FIGS. 3A through 3I are partial cross-sectional views of a method of fabricating copper interconnect wires according to a first embodiment of the present invention. FIGS. 3A through 3I illustrate the present invention using a dual damascene process. The invention is equally applicable to single damascene processing where vias and studs are formed in adjacent levels to the wiring levels.

In FIG. 3A, formed on a substrate 200 is a dielectric copper diffusion barrier 205 and formed on a top surface 210 of dielectric copper diffusion barrier 205 is an ILD layer 215. In one example dielectric copper diffusion barrier layer 205 comprises SixNy and is about 350 Å to about 900 Å thick. In one example, ILD layer 215 is FSG containing about 1% to about 9% fluorine by weight and is about 0.2 microns to about 6 microns thick. Formation of SixNy by plasma-enhanced chemical-vapor-deposition (PECVD) is well known in the art. In a first example, FSG may be formed in a PECVD or high-density plasma CVD (HDPCVD) silane based process with the introduction of a fluorine containing gas such as SiF4 into the CVD chamber. In a second example, FSG may be formed in a PECVD or O3 TEOS (tetraethoxysilane) based process with the introduction of a fluorine containing gas such as SiF4 into the CVD chamber.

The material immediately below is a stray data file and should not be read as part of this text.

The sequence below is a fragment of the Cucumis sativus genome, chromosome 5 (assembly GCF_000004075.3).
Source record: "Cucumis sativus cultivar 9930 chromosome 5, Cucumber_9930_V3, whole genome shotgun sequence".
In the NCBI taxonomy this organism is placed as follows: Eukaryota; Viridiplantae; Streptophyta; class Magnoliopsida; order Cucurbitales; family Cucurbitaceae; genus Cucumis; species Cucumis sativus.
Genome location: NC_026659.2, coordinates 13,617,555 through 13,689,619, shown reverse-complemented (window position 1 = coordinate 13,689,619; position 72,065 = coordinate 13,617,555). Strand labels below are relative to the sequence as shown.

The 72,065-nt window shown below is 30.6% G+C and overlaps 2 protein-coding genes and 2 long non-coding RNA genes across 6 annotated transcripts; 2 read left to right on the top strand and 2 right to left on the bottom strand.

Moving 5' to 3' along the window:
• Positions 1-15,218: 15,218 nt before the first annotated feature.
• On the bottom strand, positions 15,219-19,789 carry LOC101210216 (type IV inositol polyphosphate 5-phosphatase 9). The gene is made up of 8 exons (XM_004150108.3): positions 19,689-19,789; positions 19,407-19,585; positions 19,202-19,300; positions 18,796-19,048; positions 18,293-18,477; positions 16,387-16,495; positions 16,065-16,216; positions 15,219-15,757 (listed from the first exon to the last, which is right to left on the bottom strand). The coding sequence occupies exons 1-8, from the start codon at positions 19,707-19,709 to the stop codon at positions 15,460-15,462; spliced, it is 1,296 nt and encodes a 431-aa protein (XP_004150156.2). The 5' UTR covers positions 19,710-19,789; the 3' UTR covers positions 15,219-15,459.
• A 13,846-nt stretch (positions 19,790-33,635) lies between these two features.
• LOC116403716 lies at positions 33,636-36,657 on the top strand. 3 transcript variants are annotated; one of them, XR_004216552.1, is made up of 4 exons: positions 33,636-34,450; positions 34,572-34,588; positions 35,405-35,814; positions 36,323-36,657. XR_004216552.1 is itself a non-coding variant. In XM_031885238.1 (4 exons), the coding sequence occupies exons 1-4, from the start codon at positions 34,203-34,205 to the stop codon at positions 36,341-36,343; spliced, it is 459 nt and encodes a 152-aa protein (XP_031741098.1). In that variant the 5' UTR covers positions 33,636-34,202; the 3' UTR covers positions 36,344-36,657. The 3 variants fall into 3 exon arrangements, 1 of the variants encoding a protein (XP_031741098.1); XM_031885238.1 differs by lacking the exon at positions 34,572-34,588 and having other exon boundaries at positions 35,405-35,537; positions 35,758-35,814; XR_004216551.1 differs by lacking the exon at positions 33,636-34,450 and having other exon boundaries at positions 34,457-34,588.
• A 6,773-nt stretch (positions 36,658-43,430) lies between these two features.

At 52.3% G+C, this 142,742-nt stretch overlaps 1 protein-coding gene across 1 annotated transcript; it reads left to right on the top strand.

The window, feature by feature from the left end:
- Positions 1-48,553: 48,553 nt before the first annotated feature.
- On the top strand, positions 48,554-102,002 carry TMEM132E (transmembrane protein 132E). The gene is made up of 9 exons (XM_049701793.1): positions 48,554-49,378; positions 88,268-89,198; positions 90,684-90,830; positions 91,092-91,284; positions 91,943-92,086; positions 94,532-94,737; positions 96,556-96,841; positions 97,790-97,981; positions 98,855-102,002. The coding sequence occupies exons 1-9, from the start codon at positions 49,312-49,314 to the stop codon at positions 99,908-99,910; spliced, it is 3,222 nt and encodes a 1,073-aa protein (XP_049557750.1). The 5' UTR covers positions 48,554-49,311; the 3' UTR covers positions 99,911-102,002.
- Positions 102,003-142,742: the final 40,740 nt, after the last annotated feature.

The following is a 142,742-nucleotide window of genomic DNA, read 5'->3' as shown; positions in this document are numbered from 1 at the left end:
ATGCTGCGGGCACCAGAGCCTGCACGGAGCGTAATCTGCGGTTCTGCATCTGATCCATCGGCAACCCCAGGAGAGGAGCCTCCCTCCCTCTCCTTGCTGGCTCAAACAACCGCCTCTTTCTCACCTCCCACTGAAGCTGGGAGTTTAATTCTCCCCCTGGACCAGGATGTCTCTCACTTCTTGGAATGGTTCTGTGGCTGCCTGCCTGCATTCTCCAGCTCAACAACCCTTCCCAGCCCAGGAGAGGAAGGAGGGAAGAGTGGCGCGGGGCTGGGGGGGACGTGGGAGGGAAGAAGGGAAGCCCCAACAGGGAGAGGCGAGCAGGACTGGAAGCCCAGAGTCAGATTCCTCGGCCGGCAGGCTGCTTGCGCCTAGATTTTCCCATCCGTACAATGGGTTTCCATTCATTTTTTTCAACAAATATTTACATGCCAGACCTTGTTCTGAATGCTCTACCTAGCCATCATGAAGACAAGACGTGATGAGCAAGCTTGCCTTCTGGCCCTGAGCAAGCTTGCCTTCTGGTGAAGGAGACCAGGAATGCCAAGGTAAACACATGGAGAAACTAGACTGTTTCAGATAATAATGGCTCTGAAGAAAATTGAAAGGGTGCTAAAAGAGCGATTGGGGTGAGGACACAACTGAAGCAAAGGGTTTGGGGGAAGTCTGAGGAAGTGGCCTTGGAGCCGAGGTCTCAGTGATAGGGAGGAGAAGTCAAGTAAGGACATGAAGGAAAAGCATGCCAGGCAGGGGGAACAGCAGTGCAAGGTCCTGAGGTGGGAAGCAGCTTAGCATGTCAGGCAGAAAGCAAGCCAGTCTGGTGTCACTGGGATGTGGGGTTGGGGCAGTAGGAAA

In FIG. 3B, a dual damascene wire trench 220 is formed in ILD layer 215 and a dual damascene wire trench 225 is formed in ILD layer 215 with a corresponding dual damascene via opening 230 formed in ILD layer 215 and dielectric copper diffusion barrier layer 205. Dual damascene wire trench 220, dual damascene wire trench 225 and dual damascene via 230 may be formed by one of any number of well known reactive ion etch (RIE) processes well known in the art. Dual damascene wire trenches 220 and 225 extend from a top surface 235 of ILD layer 215 part way toward dielectric copper diffusion barrier layer 205. Dual damascene via opening 230 extends from a bottom surface of dual damascene trench 225 through the entire remaining thickness of dielectric copper diffusion barrier 205 to substrate 200. Copper diffusion barrier layer 205 also acts as an RIE stop layer for ILD layer 215 etching.